Charles Phoenix Provides Tip for Coaches on How to Deal with Parental Influence

Charles Phoenix lawyer


When Charles Phoenix is not a lawyer, he can often be found coaching. Charles Phoenix is a lawyer with a love for the game, and he has been involved nearly at every level of youth baseball. He has even served as a league president.

If you are currently a youth coach or are thinking about becoming one, Charles Phoenix will be the first to tell you that part of the job will be dealing with parents.  Now, in most cases, the parents will be fine. But there are others who may be a little more demanding. Some parents are “helicopter parents” who become excessively involved out of self-interest.  Other parents are “spectator partners” who are almost completely uninvolved, but gauge results in wins and losses versus improved technique.

They almost all have good intentions, but they could impede your ability to coach and make sure everyone is safe, having fun, and developing good habits. There are other parents who can just be downright nasty.

Charles Phoenix offers the following advice to prevent a bad situation from occurring:

Maintain Clear and Open Communication with Parents from the Beginning:  Have a parents’ meeting at the beginning of the season, so you can outline your coaching philosophy and learn more from the parents. You should encourage parents to seek you out if they need anything, but they should only do so in a respective manner.  The topics for this meeting will be different depending on the agree group.  As an example, Charles Phoenix discourages parents of children 10 and under from cheering for walks or shouting out “good eye.”  Instead, Phoenix says, parents should cheer on swinging strikeouts for several reasons.  First, kids are pleasers – they want to do well to please their parents, friends, and coaches.  So, when they strike out, they feel like they let their team down.  Second, Charles Phoenix says, the most important thing kids can learn at this age is what they can hit, but they can’t learn that without swinging.  Third, fear of getting hit by the ball is a factor, which can freeze some players into not swinging.  By encouraging kids to swing, even at balls that bounce or sail over their heads, fear breaks down.  Walks, Charles Phoenix says, might help the score or an ego, but they do nothing in the long run for developing very young players.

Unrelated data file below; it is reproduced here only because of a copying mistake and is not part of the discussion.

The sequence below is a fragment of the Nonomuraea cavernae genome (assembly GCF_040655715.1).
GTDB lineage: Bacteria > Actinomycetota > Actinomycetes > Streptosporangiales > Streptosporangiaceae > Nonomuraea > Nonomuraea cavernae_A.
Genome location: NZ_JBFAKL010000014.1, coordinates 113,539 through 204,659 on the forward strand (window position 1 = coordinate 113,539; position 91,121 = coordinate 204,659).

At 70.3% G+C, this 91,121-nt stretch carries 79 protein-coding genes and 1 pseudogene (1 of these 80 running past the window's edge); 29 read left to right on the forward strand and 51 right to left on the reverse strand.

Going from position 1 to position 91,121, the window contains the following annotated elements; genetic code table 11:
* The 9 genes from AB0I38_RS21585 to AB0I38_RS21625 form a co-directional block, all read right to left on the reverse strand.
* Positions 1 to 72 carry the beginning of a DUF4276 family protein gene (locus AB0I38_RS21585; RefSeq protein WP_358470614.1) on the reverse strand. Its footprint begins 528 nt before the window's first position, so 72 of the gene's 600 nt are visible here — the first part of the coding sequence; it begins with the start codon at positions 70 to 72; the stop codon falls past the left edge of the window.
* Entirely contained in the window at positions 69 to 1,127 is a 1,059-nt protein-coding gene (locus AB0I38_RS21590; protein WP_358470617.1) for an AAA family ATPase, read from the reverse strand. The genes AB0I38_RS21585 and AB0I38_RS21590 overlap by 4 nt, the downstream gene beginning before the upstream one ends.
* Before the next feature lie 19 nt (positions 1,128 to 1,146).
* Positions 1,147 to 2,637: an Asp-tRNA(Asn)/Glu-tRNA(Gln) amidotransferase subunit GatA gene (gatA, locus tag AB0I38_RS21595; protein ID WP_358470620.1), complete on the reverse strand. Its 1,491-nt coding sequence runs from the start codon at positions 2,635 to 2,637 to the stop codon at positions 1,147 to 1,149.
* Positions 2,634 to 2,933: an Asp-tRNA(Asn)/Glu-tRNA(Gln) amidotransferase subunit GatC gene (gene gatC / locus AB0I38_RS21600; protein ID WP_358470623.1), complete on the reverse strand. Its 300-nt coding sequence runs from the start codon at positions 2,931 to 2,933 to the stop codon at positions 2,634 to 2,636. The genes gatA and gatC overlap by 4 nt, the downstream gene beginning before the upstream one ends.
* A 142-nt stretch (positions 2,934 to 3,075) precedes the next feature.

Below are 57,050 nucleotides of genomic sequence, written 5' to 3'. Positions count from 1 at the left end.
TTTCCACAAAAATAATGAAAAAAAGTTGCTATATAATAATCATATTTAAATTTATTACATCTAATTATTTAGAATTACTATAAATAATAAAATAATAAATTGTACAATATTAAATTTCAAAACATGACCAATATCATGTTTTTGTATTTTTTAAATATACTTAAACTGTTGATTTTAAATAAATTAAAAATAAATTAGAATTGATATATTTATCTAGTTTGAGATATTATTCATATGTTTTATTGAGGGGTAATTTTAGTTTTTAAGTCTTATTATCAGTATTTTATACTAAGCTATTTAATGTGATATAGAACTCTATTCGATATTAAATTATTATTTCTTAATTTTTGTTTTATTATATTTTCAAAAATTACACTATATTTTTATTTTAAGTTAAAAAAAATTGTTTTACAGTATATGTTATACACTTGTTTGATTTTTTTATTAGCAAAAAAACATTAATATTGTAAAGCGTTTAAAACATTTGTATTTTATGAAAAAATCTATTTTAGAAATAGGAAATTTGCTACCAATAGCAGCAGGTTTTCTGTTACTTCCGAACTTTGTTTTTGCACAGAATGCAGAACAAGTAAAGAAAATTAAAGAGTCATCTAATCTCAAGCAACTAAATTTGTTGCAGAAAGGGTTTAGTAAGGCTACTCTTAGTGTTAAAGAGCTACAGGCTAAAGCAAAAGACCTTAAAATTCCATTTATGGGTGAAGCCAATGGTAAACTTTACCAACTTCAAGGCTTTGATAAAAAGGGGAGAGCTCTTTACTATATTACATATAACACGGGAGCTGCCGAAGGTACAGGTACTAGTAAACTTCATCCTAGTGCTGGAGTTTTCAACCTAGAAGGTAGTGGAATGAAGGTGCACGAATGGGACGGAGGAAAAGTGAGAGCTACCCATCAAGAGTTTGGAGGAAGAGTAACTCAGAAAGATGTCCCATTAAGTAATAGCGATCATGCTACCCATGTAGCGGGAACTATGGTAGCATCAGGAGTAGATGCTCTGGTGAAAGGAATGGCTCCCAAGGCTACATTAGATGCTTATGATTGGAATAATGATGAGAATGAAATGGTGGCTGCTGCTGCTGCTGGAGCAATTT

Teach Parents about Player Safety: As a lawyer, Charles Phoenix understands the fear parents have that their child could get injured. Yes, mild scrapes can occur, but major injuries are a rarity in baseball.  In fact, you can call an emergency room doctor and ask what sports have the most injuries and which the least – you and your child might be surprised to learn that doctors regularly say that they see very, very few baseball injuries. It’s probably a good idea to talk with parents who you feel may be a tad overprotective and reassure them that their child will be safe. You can also discuss ways to increase safety even further if you feel that will help.

Give Parents a Role: Empower parents to be a part of the solution by suggesting ways that they can help. For example, you could point them in the direction of fundraising or even officiating. You can also suggest things they can do at home, like making sure the child gets good nutrition and practices.

Many parents, like spectator parents, want to be involved, but don’t know what to do. Charles Phoenix figured out something very basic long ago:  believe it or not, kids love playing with their parents and, likewise, parents love playing with their kids.  Unfortunately, in the busy world today, not enough of that happens, but the ballfield is a great place for a fun atmosphere for the players and their parents.  Charles Phoenix likes to create practices that are mini-camps, with players divided into groups of 2 or 3.  He gives parents roles at stations and rotates the groups thru.  He tells parents what to look for, what to encourage, and what to note for future improvement.  Meanwhile, the coach rotates around the stations, sort of like a manager, observing the training at each station.  In a young team, for example, a mom could hit tennis balls with her racket to the outfield station – tennis balls aren’t only harder to catch (encouraging soft hands), but they also remove fear from the equation (allowing players to focus on the ball and develop technique and confidence for the real game).  There could be a tee station and other stations.  At the end of practice, kids will have gotten more reps, everyone will have had great fun, and parents can take what they learned home to reinforce until the next practice.

Leave a Reply

Your email address will not be published. Required fields are marked *